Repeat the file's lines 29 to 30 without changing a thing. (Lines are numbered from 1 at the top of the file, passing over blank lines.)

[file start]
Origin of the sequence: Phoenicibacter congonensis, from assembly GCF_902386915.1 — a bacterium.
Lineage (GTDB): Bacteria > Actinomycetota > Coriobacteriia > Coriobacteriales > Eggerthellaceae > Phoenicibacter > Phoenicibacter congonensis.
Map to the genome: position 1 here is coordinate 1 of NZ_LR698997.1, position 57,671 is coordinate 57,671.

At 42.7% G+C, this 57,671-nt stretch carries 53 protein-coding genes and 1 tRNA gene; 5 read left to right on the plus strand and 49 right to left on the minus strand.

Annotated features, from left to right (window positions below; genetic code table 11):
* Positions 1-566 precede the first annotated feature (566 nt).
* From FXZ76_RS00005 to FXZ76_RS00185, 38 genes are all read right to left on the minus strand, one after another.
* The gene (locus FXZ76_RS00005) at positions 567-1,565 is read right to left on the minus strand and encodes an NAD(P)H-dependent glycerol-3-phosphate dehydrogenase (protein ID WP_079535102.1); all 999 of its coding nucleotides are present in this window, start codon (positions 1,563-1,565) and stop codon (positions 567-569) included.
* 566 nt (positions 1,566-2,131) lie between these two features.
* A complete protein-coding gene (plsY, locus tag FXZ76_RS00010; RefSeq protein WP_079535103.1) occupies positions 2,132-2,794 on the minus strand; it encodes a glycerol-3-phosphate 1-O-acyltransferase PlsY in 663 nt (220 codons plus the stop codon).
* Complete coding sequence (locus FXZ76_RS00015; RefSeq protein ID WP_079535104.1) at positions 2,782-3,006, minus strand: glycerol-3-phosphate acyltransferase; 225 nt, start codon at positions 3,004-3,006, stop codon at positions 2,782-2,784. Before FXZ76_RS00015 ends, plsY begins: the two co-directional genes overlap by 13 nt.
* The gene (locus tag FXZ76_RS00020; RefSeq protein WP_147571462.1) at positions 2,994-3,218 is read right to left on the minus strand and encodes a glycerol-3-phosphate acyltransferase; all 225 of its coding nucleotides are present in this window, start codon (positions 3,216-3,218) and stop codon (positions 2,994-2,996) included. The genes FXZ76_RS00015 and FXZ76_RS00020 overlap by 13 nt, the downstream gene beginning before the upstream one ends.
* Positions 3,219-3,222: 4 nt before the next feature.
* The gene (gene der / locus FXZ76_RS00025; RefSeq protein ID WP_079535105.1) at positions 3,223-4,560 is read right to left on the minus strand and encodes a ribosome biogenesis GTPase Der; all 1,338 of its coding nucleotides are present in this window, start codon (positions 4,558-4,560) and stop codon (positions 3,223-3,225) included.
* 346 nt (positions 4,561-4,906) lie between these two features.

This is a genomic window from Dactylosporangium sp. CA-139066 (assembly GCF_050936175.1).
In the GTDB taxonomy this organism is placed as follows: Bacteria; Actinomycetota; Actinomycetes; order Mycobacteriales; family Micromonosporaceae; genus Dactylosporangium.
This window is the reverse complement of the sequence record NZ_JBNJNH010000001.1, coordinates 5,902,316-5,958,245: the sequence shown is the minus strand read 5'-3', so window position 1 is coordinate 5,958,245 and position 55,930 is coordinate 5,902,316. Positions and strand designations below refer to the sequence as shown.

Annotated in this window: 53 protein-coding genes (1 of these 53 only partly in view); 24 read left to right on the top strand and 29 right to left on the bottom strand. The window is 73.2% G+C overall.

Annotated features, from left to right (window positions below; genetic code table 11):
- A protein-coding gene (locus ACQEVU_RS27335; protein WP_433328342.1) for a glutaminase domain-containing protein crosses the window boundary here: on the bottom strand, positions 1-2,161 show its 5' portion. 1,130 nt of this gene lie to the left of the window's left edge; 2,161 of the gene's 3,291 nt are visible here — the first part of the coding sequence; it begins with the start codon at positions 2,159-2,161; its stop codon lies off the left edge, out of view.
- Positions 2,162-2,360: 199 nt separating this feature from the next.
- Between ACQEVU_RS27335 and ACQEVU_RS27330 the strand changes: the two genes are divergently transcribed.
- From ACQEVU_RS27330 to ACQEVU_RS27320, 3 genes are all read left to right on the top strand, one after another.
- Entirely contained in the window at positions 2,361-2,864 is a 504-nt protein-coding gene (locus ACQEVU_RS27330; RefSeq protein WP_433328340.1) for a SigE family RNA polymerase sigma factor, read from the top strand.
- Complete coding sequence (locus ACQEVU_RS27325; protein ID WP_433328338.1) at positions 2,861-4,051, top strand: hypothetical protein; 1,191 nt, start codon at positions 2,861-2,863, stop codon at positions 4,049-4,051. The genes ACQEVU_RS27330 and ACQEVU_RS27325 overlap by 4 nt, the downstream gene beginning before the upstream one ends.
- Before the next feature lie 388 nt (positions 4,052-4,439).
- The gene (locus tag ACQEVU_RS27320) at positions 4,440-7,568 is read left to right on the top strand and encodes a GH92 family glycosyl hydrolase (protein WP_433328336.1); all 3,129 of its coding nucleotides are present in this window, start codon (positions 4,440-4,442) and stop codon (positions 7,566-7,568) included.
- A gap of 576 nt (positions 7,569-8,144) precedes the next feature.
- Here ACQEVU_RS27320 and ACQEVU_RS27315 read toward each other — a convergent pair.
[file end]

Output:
- A gap of 576 nt (positions 7,569-8,144) precedes the next feature.
- Here ACQEVU_RS27320 and ACQEVU_RS27315 read toward each other — a convergent pair.